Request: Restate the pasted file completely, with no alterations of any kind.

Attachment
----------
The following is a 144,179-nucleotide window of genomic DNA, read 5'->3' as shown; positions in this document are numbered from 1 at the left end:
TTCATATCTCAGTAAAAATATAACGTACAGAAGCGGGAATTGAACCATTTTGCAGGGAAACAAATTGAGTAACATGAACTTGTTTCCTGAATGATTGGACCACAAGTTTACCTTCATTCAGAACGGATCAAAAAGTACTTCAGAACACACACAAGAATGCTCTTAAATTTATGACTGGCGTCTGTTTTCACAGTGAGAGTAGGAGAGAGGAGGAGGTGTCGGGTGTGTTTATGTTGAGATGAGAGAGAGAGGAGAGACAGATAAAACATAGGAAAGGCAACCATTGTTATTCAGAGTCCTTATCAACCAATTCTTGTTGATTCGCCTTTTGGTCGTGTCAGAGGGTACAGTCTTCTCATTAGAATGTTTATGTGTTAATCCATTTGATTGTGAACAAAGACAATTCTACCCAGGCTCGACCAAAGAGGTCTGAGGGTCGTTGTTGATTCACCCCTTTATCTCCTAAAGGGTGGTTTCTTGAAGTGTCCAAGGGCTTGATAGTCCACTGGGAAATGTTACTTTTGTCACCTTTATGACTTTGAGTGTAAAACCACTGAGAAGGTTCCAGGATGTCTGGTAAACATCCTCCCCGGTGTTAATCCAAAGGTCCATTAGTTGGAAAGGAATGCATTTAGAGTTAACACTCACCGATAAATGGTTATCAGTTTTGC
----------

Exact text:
The following is a 144,179-nucleotide window of genomic DNA, read 5'->3' as shown; positions in this document are numbered from 1 at the left end:
TTCATATCTCAGTAAAAATATAACGTACAGAAGCGGGAATTGAACCATTTTGCAGGGAAACAAATTGAGTAACATGAACTTGTTTCCTGAATGATTGGACCACAAGTTTACCTTCATTCAGAACGGATCAAAAAGTACTTCAGAACACACACAAGAATGCTCTTAAATTTATGACTGGCGTCTGTTTTCACAGTGAGAGTAGGAGAGAGGAGGAGGTGTCGGGTGTGTTTATGTTGAGATGAGAGAGAGAGGAGAGACAGATAAAACATAGGAAAGGCAACCATTGTTATTCAGAGTCCTTATCAACCAATTCTTGTTGATTCGCCTTTTGGTCGTGTCAGAGGGTACAGTCTTCTCATTAGAATGTTTATGTGTTAATCCATTTGATTGTGAACAAAGACAATTCTACCCAGGCTCGACCAAAGAGGTCTGAGGGTCGTTGTTGATTCACCCCTTTATCTCCTAAAGGGTGGTTTCTTGAAGTGTCCAAGGGCTTGATAGTCCACTGGGAAATGTTACTTTTGTCACCTTTATGACTTTGAGTGTAAAACCACTGAGAAGGTTCCAGGATGTCTGGTAAACATCCTCCCCGGTGTTAATCCAAAGGTCCATTAGTTGGAAAGGAATGCATTTAGAGTTAACACTCACCGATAAATGGTTATCAGTTTTGC